How to Create a Standardized Grocery Shopping List
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Grocery shopping can be a high-priced nightmare if you don't make a list ahead of time. Taking a grocery list to the store is guaranteed to save you time, money, and probably some extra calories. Even if you do make a list, shopping can be a zigzag affair if you don't compile the list according to where items are located in the store. Creating a standardized shopping list that is organized by store sections will eliminate the back-and-forth-all-over-the-store routine some of us are used to.
In most grocery stores, the produce, deli, bakery, meat, seafood, and dairy sections are around the outside edge of the store. The aisles in the middle of the store are mostly non perishables, with the exception of the freezer cases. Grocery store layouts are not designed with the customer's pocketbook in mind. Have you ever wondered why the milk and eggs are always in the back of the store? Grocery psychologists know that by walking through the whole store first, most people will pick up unplanned additional items along the way. Sneaky, huh?
In order to develop a standardized shopping list, you must be familiar with the store's layout. Close your eyes and envision the inside of your favorite grocery store. What is the first department you walk into when you enter the store? Make that department first on your standardized list. In most stores, the produce section is in the front corner of the store, and it's a good starting point. Visualize yourself walking through each department. Choose the most efficient path you can take through the store. Make a list of each department in the store according to the layout. Each department will serve as a category heading on your standardized list.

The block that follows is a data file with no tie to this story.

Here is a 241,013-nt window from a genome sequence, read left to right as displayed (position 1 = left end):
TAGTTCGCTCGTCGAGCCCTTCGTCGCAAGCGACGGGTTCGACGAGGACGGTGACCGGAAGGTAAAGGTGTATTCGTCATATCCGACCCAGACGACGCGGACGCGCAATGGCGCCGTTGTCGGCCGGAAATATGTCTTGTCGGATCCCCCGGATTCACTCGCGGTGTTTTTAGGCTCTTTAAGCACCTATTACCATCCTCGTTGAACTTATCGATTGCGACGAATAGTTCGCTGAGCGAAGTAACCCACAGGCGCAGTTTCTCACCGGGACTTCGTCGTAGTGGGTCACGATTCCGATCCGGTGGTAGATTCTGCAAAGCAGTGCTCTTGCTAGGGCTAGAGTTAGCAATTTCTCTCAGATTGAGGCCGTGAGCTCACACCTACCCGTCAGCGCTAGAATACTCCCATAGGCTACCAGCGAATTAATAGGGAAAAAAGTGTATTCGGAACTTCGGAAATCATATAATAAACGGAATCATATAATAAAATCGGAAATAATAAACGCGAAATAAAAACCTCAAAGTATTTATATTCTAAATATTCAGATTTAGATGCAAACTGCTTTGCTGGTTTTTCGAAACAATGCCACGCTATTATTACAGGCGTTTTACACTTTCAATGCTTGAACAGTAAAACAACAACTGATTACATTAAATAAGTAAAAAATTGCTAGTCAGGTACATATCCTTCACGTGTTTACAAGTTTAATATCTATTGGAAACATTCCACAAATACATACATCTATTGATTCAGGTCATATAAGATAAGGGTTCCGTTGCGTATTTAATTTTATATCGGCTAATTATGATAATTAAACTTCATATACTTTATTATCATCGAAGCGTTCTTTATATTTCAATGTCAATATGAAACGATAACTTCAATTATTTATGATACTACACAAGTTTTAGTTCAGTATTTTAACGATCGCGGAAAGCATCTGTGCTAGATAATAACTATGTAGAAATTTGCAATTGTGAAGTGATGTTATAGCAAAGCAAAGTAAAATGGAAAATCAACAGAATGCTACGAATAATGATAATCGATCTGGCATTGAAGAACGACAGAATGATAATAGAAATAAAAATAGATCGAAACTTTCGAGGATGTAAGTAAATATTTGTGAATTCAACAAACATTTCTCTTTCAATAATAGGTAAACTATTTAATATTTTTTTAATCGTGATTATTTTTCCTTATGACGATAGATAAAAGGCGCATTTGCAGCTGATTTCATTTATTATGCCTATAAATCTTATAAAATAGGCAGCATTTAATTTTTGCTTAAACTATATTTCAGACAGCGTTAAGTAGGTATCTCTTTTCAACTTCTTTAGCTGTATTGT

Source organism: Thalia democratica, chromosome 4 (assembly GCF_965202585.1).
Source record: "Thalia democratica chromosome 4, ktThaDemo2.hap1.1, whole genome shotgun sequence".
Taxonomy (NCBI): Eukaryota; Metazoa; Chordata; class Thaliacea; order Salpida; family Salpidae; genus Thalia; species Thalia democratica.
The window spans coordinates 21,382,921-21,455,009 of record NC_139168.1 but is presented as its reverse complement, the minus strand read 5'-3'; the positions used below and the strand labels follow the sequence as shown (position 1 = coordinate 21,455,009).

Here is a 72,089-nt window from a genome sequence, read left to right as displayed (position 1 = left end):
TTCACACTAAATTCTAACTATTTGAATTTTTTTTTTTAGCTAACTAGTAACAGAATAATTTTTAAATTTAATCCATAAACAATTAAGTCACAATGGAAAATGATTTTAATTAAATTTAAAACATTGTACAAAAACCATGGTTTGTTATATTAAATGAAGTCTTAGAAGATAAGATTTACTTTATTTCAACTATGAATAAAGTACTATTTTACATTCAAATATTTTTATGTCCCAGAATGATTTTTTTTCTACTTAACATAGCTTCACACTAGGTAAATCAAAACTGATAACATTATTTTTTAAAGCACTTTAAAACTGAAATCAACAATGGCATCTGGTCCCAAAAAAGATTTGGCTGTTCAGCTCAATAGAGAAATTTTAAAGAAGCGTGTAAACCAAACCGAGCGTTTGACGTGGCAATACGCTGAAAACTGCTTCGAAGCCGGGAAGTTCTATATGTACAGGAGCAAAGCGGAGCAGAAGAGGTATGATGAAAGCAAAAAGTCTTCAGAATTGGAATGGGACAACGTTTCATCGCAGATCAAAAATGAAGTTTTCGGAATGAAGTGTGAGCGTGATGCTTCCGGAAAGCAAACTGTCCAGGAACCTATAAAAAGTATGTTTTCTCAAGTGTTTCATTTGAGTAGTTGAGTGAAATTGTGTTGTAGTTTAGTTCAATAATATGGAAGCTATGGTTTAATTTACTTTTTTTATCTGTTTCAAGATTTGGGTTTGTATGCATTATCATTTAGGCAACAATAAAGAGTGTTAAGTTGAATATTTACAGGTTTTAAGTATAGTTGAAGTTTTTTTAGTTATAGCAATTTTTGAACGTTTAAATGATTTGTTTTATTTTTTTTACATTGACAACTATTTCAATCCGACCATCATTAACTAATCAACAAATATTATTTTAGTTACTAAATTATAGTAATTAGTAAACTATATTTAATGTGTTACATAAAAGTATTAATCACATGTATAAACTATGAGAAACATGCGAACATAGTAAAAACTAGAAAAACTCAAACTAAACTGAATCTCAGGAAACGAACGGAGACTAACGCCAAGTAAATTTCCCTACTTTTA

Keep A List on the Refrigerator
Keep Track of What You're Out Of
Next, list grocery items you regularly purchase under each category. In addition to the store departments, I include a section for extras, which are items I don't buy on a regular basis. If I want to try a new recipe that requires unusual ingredients, I list them in the extra section. I also use the extra section for super bargains that are in the weekly ad. These sale items are not on my regular list, but I will buy them when the prices hit rock bottom. For example, I do not buy soda regularly, but if I can buy a twelve pack for $1.50 or less, I will splurge.
There are several departments in a typical grocery store that I do not include on my list because I don't use them regularly, such as floral, liquor, pharmacy, and photo processing. Also, I am not brand loyal. I buy whichever brand is the best deal. If you prefer Jif peanut butter over Skippy, make a note of that on your list. Be as specific as possible. Here's the list I use. It's not perfect, and I make changes to it frequently. It is personalized to my family's likes and needs, so don't be surprised or confused if something you regularly buy is not listed.
After you complete the first draft of your standardized grocery list, save it on the computer for later updates and printing. Keep a copy of your list on the fridge or the inside of the pantry door so you can add things to your list when you run out. Remember, this list is a work in progress, and it doesn't have to be perfect the first time you use it. Refer to it and make changes regularly. Soon you'll be in and out of the store in no time, and you'll be grocery shopping like a professional.
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